What Did She See?

The life of Anne Boleyn is well-known – her lethal fame, the circumstances of her downfall; her public death:  the French sword, her bloody denouement.  Her queenly career is well-known: bearing the brunt of England’s hatred, riding to her coronation through a rain of spittle and jeers.  Her husband is well-known:  broad and muscular, red and gold, marbled with fat – a royal butcher.  Henry VIII was still young, and for a while had hopes that his dark wife would bear him a son.

And Anne did bear him a child – but a girl.  And she is well-known, too.  Pale and angular, with intellectual energies burning her into a skeleton, Elizabeth grew to be a brilliant ruler, a devastating opponent, a maddening personality.  But that would be in the future.  When she lay at Anne’s side, flushed and swaddled, she was only a disappointment.

The face of Anne Bolen is well-known:  the eyes as feral and dangerous as a jungle, the currents of black hair that flowed down her back like a thick, depthless river, the skin that her admirers called ‘olive’ and her detractors described as ‘jaundiced’.

Her career was infamous – tantalizing, tormenting and teen-aged, a spirited girl moving with ease through the predatory courts of Francis I and Henry VIII.  Without shame, and full of spirit, amongst the young men she was the stuff of legend.

Anne’s death is known to all – the first ‘beheaded’ in the old litany of Henry’s wives: ‘Divorced, Beheaded, Died…Divorced, Beheaded, Survived’.  Her request for a sword, a blade with would swipe quickly through her neck.  The moment when she grasped her neck between her hands, telling her handlers that she had ‘but a little neck’.  Her hair piled in careful cords by her ladies, so as not to impede the headsman’s work.

These images are familiar.  But they are still things that are read, stationary visions framed by words in a book.  There is nothing that makes the miraculous leap from page to heart.  There is nothing that will place Anne Boleyn within the warmth, the closeness of your mind.

Sometimes it is a small thing that will bring a distant tragedy, to brilliant, thrilling life.

Witnesses to Anne’s beheading say that before she knelt before the block, she repeatedly looked behind her.  A simple act – but something that can be shared; it is something we all do, not a thing only relegated to a doomed queen.

What did she see?  What did she hear?  Did she hear her uncle, the Duke of Norfolk, in the crowds?  Did she see him – the glint of his chain of office?  Did she think she heard a messenger – perhaps with the king’s reprieve?  Did she hear the soft weeping of her ladies?

And suddenly, at the end of her life, Anne Boleyn suddenly comes alive.  And we are suddenly near her, pressed against the scaffold, holding handkerchiefs aloft, reading to catch the blood of a tragic, misjudged queen.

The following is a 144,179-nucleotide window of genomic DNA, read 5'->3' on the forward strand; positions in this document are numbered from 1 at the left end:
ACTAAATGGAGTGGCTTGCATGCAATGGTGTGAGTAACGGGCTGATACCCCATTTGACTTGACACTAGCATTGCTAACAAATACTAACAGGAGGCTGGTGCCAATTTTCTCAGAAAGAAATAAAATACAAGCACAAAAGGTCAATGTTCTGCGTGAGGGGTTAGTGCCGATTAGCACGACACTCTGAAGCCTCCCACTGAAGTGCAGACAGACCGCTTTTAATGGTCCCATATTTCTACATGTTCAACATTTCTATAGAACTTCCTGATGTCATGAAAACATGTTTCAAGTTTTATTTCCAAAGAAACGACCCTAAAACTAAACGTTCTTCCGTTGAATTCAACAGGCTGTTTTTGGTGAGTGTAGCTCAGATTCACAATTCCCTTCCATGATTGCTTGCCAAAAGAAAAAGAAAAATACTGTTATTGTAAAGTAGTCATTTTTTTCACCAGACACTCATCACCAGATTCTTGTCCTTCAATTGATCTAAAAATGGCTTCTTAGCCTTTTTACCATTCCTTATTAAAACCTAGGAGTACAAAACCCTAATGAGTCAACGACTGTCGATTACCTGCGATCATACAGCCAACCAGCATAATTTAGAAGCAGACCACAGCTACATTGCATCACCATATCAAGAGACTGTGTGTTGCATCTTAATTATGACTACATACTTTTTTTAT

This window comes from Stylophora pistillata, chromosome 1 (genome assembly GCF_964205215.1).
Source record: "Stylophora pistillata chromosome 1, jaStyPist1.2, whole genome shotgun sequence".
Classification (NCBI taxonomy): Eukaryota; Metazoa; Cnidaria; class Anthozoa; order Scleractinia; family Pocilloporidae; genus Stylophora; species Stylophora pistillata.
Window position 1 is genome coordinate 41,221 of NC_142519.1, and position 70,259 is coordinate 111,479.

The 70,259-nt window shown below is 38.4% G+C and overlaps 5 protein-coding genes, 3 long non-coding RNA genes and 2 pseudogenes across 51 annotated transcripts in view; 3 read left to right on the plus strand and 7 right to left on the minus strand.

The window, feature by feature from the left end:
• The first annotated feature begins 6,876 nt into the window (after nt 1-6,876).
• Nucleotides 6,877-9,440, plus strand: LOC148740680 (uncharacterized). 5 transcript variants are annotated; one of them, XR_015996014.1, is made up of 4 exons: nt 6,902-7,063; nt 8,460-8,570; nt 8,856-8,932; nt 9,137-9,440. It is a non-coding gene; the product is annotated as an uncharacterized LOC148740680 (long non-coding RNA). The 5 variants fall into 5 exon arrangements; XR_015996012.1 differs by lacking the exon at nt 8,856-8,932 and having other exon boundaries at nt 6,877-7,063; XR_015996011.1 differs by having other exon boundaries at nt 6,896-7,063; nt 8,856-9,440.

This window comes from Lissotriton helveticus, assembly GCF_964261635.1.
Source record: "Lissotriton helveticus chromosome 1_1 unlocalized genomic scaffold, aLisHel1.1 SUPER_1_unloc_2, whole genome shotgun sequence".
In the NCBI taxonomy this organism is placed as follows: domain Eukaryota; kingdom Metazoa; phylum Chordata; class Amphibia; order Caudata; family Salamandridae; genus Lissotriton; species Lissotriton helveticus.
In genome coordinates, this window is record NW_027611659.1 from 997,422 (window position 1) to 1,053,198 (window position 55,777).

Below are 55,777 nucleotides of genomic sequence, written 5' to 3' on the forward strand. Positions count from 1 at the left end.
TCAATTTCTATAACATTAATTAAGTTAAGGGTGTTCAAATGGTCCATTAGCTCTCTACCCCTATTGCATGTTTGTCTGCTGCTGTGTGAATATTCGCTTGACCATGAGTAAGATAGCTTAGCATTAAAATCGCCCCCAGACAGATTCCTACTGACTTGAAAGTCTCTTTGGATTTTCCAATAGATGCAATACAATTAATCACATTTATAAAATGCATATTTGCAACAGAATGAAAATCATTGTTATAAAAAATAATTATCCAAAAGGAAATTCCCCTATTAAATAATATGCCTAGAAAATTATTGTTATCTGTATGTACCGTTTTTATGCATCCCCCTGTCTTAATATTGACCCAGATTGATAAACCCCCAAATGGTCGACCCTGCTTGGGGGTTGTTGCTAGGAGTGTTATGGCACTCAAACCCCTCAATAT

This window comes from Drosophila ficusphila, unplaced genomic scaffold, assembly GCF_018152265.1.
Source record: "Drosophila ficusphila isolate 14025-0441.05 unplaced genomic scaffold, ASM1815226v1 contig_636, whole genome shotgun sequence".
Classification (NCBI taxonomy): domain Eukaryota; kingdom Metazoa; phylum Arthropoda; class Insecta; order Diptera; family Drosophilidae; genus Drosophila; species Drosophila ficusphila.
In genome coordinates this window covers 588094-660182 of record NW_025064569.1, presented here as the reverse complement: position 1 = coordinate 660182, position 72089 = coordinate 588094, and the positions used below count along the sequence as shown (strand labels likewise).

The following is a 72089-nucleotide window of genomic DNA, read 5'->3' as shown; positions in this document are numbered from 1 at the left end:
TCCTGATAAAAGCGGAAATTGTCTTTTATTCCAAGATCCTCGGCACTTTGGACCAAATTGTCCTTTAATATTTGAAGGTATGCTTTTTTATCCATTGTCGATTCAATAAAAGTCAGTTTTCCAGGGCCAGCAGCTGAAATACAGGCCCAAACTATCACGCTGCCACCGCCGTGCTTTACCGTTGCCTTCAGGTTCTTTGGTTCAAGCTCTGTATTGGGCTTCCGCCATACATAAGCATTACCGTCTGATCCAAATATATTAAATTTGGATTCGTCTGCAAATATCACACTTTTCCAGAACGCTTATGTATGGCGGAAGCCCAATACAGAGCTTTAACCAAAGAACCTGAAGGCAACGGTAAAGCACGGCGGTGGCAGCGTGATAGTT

AnneSignature

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7 responses to “What Did She See?

  1. I had no idea she was Elizabeth I’s mother. Huh. Learn something new every day! I need to know more about her. The more I hear the more intrigued I am! Thank you for sharing!

  2. i have always ben fascinated by anne boleyn, her story, her life.
    and i have asked myself these questions, too.
    what did she feel in the last days and hours of her life? did she have someone she talked to? or was she literally all by herself?

    thank you for sharing your thoughts ❤

  3. This was terribly distressing to read – because, of course, I was reading it through the lens of recent events in London. We tend to think of beheading as historical curiosity, while of course it isn’t. From the beheading of journalist Daniel Pearl in Pakistan to the murder of the British soldier, it’s all around us.

    Maybe Anne Boleyn was looking at us, urging us to pay attention.

  4. I just started reading Hilary Mantel’s Bring Up the Bodies, which is interesting not because one doesn’t know what’s going to happen, but because of the way Mantel describes Boleyn’s downfall through the eyes of the rising Thomas Cromwell, Henry’s secretary. Anne is regarded with very little sympathy—ambitious and ruthless, clever in a feral way. She would have made a great politician in another era; unfortunately for her, women in her time could only hope to gain power through marriage to a powerful man. But what a man she hooked her star to.

    I suspect she was hoping for a last-minute reprieve, that Henry might spare her for the sake of their daughter. It must have been a cruel moment when she realized none was forthcoming.

  5. *shivers*

    that signature…….

    breathtaking to see it.

    thank you dear aubrey for This!

  6. Her story, as well as so many others like hers — “dangerous”, cast women doomed to slaughter in these extreme patriarchal societies — has always greatly affected me… Thanks for sharing it in such a personal way.

  7. This account brings back memories of the 1969 movie, Anne of the Thousand Days, which I must have seen when I was about twelve years old. Richard Burton played King Henry VIII and Geneviève Bujold was Anne Boleyn. I imagined the horror of contemplating and deciding the method of one’s own execution. And tried to comprehend the mindset of a dogmatic patriarchal culture that would drive a man to murder in order to bend the rules. To realize that women were once thought to be dispensable property, pawns used and discarded at the whims of their owners. Sigh… And now I wonder, too, what she was seeing when she kept looking behind her. Perhaps it was an angel no one else could see, come to give her courage.

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